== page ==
Food and beverage company Dole Sunshine Company has partnered with Philippines-based social enterprise Musa Fabric to turn its banana stems—which would otherwise be considered waste—into fabric for plant-based fashion products. 

According to Dole, nearly 15 million bananas are grown in the Philippines each year for consumers around the world, but the banana stems are left behind. While some of the stems are used to regenerate the soil they are grown in, more than 4.4 million banana stems are wasted every year. Together, Dole and Musa are aiming to upcycle this fruit waste from Dole’s banana plantations into “fibers of purpose.” 

Founded in 2020 by fashion designer Joy Soo, Musa Fabric makes its textiles exclusively from banana fibers. All of its artistic tribal fashion pieces are woven by inmates within the correctional facilities of Davao del Norte. Weaving banana fibers for textiles is a centuries-old tradition, and Soo revived the tradition as part of her desire to help provide income and skills to inmates and marginalized communities. 



As part of the partnership, Dole and Musa are providing a stable source of income for more than 100 people, including marginalized communities in the highlands of Bukidnon and inmates at Davao Penal Colony, while offering conscious consumers sustainable fashion options, including clothing, bags, hats, shoes, and other  accessories. The first pieces from the Dole-Musa line of products made their runway debut at New York Fashion Week earlier this year.

“Our runway showcase of fashion products developed with banana waste fiber was widely appreciated at New York Fashion Week,” Joy Soo, founder of Musa Fabric, said in a statement. “Consumers around the world are getting more conscious about their choices and have begun to demand planet-friendly and people-friendly fashion options. The collaboration with Dole Sunshine Company is very important in highlighting the applications of upcycled banana fibers.”

Banana waste for sustainable vegan fashion

The partnership includes working with non-profit organization Kasilak Development Foundation to identify members of marginalized communities in the highlands of Bukidnon and train them on the banana fiber extraction process. Musa will train all the beneficiaries identified in Bukidnon, and the subsequent yarn that is extracted from the waste will be sent to the Davao Penal Colony, where more than 100 female and male prisoners will weave the yarn into fabric.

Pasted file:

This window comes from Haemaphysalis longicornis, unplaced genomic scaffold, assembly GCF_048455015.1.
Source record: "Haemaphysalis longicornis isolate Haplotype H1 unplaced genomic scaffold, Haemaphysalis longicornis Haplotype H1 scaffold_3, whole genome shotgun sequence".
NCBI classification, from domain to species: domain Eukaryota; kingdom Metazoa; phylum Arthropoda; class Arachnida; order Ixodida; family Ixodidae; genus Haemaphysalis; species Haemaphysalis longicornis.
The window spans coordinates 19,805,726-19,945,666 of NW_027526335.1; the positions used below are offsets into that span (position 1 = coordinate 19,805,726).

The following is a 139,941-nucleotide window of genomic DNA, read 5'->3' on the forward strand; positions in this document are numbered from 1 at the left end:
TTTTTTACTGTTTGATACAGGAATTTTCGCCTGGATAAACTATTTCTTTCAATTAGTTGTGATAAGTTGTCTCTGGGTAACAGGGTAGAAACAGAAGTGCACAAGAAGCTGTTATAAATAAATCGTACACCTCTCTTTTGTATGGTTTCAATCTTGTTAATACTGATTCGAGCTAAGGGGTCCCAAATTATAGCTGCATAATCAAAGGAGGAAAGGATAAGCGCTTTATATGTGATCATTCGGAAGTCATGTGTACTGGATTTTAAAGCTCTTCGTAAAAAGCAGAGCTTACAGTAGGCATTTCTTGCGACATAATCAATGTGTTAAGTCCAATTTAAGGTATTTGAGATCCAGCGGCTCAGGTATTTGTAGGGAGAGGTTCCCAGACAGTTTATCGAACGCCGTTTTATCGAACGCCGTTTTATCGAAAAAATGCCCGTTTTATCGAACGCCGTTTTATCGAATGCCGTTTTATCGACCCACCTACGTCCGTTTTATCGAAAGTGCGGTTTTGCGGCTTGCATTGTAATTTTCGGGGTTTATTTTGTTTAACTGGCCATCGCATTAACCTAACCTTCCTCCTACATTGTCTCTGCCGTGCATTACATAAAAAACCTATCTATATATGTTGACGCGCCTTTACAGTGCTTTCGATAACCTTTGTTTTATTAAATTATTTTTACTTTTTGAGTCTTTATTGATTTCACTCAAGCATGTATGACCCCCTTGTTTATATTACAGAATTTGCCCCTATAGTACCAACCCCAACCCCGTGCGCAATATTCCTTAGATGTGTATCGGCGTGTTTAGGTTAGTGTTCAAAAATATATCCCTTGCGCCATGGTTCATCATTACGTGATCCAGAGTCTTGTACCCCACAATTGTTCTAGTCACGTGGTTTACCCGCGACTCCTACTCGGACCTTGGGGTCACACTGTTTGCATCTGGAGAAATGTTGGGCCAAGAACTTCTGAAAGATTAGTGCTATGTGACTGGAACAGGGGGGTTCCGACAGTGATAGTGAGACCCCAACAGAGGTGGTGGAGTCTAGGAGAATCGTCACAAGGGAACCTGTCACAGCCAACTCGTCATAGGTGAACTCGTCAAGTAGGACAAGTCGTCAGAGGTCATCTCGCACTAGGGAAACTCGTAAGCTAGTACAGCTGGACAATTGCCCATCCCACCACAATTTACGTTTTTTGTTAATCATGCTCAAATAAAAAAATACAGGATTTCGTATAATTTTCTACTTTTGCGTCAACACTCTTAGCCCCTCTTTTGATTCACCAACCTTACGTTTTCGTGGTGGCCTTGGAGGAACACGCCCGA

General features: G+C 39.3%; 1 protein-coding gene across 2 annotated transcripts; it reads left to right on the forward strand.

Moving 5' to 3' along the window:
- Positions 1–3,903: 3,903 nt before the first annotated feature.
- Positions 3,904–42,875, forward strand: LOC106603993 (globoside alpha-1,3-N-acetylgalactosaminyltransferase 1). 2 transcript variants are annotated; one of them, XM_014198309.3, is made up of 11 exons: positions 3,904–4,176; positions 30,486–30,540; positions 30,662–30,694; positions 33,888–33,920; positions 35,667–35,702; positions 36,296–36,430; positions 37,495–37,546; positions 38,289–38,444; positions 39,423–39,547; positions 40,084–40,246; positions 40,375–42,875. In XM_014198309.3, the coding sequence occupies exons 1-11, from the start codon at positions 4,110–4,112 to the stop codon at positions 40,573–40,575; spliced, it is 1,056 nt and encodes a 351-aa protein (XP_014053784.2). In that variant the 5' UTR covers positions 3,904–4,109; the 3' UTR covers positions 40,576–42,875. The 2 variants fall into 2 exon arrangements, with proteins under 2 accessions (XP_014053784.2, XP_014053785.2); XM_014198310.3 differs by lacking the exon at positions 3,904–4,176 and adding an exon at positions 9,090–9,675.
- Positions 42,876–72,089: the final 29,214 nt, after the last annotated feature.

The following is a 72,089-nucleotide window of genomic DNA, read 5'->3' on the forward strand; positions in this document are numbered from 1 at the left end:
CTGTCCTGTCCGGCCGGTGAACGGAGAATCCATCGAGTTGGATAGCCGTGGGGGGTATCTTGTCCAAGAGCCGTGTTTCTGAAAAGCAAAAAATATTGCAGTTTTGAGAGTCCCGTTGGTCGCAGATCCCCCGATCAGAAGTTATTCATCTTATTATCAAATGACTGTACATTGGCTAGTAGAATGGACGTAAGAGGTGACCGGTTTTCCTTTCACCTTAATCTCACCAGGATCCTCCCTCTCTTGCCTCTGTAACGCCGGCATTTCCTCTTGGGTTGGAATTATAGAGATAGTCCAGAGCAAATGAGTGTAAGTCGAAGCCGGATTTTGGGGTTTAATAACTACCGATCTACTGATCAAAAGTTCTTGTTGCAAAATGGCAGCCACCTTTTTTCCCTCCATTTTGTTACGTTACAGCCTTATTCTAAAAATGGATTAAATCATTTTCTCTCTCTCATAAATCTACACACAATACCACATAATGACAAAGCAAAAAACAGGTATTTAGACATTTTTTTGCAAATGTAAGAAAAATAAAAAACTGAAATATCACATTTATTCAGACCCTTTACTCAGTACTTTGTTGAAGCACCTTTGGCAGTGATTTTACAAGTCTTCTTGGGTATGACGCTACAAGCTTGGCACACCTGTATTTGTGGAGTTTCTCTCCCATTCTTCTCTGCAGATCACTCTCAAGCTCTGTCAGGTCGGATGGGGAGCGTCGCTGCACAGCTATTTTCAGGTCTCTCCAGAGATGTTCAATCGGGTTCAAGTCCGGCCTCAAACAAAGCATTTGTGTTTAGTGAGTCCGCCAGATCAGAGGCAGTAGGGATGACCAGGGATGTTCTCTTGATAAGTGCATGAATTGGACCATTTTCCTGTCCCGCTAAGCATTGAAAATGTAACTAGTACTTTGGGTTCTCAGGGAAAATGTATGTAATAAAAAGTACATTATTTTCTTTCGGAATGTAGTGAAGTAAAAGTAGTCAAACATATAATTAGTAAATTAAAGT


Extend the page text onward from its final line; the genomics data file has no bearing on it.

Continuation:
Next, the woven fabric will be developed into fashion garments and accessories—which Dole estimates will be worth over $50 million—by the same beneficiaries in Bukidnon. The finished fashion products will be sold via Musa Fabric to conscious consumers in multiple countries around the world.



Dole’s zero-waste commitment

The partnership is part of Dole’s goal to have no fruit loss by 2025 in an effort to reduce its food waste, and also contributes to a circular economy by using waste materials to make sustainable materials. “Aside from working towards zero fruit loss by 2025, the Dole Promise also includes committing to creating shared value for all our stakeholders,” Christian Wiegele, President, Fresh Produce Group, Dole Sunshine Company, said in a statement. “Our collaboration with Musa Fabric allows us to not just reduce, but upcycle and repurpose banana waste, and to also create a sustainable source of income and employment for the local community while boosting the employability of the inmates at Davao Penal Colony after their release, making this move much more meaningful and purposeful.”

Last year, Dole partnered with Ananas Anam—the London-based company behind the innovative vegan pineapple leather Piñatex—to put the pineapple leaves from Dole farms in the Philippines to good use. Dole’s Philippines farm is one of the largest pineapple plantations in the world, and through this particular partnership, Ananas Anam collects Dole’s harvested pineapple plant leaves, which are washed, dried, and processed to create a non-woven mesh to form the base of the sustainable Piñatex material. 

Developed by Spanish designer Carmen Hijosa in 2016, Piñatex is used as a base for specialized finishing, such as being treated with pigments and coatings to create colorful, durable, and waterproof vegan leather. Piñatex is now being used by fashion brands such as H&M, Hugo Boss, and Nike.

For more on sustainable vegan fashion, read:
Two Guys in Mexico Just Created Vegan Leather From Cactus
Calvin Klein, Tommy Hilfiger Join the Plastic-Free Vegan Leather Movement
Old Navy Is Now Making Plant-Based Sandals From Sugarcane

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